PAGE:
by Shalom Auslander
About the Book
Solomon Kugel is looking for great last words. He records them in a notebook. After his son contracts pneumonia and cracks appear in his marriage, Kugel moves his family to Stockton, a town with a history for nothing. He is trying to escape history. His Mother comes to join them in Stockton. She is suffering from having been born at the wrong time in the wrong country and from having life too good. One day Kugel finds Anne Frank in his attic.
When I first read this book I thought it was brilliant. It is darkly comedic about how history has an effect on our lives even if you are removed from it. In particular it talks about how the Holocaust affects Jewish people around the world, but more particularly in America. It is about survivors guilt, even if they had left Europe years before and weren't directly affected by it. I think it has a wide audience than that though. I think it is about how people removed from major events have survivors guilt... or at least a shared experience of it and how it can be abused.
There are some interesting propositions that turns up within the book such as:
He (Professor Jove) was, in a sense, the distillation of all of Western and Easter thought of the past two thousand years combined, and it was Professor Jove’s opinion, standing as only someone today could, on the twenty first century peak of all history, heir to all mankind's experience, wisdom and knowledge, that the greatest source of misery in the world, the greatest cause of anguish and hatred and sadness and death, was neither disease nor race nor religion.Now that it's been a while since I finished the book, I think I have a different view of Kugel. He annoys me a bit now. In that he did ridiculous things to make things easier for his mother, or for Anne Frank, instead of trying to change things and make things easier for himself and his wife. I still think the book is really good and has an interesting message... but I'm just not sure I actually liked any of the characters... His mother did have some funny lines though and as I had to return the book to the library you will have to read it for yourself to find out what they are!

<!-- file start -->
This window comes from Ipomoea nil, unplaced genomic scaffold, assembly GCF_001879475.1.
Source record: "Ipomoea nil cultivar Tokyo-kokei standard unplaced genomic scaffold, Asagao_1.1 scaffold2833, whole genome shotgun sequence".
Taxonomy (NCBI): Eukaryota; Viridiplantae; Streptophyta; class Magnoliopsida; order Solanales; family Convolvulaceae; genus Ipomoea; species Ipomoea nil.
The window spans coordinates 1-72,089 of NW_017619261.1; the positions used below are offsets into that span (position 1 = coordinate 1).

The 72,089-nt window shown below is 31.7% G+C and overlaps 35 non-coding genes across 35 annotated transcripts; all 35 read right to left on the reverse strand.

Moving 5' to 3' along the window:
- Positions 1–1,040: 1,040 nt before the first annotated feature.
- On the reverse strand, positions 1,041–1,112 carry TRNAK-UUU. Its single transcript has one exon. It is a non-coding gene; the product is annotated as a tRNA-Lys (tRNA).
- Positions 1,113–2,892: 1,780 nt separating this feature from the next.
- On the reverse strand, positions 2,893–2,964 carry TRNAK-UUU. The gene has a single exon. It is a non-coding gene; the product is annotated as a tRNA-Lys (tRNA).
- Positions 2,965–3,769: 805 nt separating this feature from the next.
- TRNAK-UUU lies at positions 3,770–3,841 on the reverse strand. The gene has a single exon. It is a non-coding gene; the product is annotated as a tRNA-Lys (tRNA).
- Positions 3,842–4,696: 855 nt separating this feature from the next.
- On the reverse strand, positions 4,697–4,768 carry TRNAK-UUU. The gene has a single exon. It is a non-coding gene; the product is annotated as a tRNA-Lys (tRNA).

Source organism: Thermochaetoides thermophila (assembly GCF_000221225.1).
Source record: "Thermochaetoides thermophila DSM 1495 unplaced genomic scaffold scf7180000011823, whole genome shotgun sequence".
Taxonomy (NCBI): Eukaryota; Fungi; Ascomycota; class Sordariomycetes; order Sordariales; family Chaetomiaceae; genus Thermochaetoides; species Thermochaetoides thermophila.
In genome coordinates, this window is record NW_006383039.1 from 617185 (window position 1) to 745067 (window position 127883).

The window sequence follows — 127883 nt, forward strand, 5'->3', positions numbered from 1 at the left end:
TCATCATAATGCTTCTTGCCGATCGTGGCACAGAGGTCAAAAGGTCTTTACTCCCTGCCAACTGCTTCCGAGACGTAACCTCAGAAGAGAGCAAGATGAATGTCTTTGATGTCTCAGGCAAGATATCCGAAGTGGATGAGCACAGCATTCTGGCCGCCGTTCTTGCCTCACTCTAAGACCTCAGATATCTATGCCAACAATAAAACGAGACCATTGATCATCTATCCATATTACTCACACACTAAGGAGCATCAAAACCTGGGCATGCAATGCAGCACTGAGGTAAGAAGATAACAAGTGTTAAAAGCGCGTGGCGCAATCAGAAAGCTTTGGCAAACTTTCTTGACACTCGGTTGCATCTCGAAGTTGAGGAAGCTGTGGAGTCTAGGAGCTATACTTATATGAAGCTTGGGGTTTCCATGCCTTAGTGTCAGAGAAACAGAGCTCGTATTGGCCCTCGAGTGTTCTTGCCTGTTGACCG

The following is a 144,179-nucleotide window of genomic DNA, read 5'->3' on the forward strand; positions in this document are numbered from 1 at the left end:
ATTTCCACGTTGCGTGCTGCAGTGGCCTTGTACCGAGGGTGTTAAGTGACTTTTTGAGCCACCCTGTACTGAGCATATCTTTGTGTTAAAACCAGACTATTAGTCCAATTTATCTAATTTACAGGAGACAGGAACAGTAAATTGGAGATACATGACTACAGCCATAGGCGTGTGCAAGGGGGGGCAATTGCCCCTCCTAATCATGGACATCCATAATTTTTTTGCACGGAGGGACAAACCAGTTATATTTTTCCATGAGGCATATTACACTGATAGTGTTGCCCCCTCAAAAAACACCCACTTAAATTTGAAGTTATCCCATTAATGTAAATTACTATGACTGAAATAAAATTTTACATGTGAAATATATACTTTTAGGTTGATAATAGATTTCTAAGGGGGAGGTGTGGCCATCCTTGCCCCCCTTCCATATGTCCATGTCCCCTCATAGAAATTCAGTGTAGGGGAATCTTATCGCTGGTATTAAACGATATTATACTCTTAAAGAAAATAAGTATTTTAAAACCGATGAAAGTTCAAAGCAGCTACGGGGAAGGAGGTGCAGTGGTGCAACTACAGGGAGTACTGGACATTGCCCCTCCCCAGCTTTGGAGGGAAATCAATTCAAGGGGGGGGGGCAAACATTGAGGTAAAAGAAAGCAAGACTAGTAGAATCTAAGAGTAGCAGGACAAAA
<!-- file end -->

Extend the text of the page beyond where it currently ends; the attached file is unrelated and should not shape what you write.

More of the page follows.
It was hope. Hope? Kugel asked. Pessimists, Professor Jove replied, don’t start wars. It was hope, according to Professor Jove, that was keeping Kugel up at night. It was hope that was making him angry. (p32)
I am beginning to be more aware that I tend to read and watch things in themes without being completely conscious of it. I am working my way through the DVDs of Northern Exposure which features a Jewish doctor from New York, who is always reminding us that he is Jewish. Philip Roth is a Jewish writer and his book The Plot Against America is concerned with how easy it would be for a Holocaust to happen in America, or anywhere in the world really. Now this one. I read somewhere recently that reading fiction makes you more empathetic towards people and I think reading this type certainly does.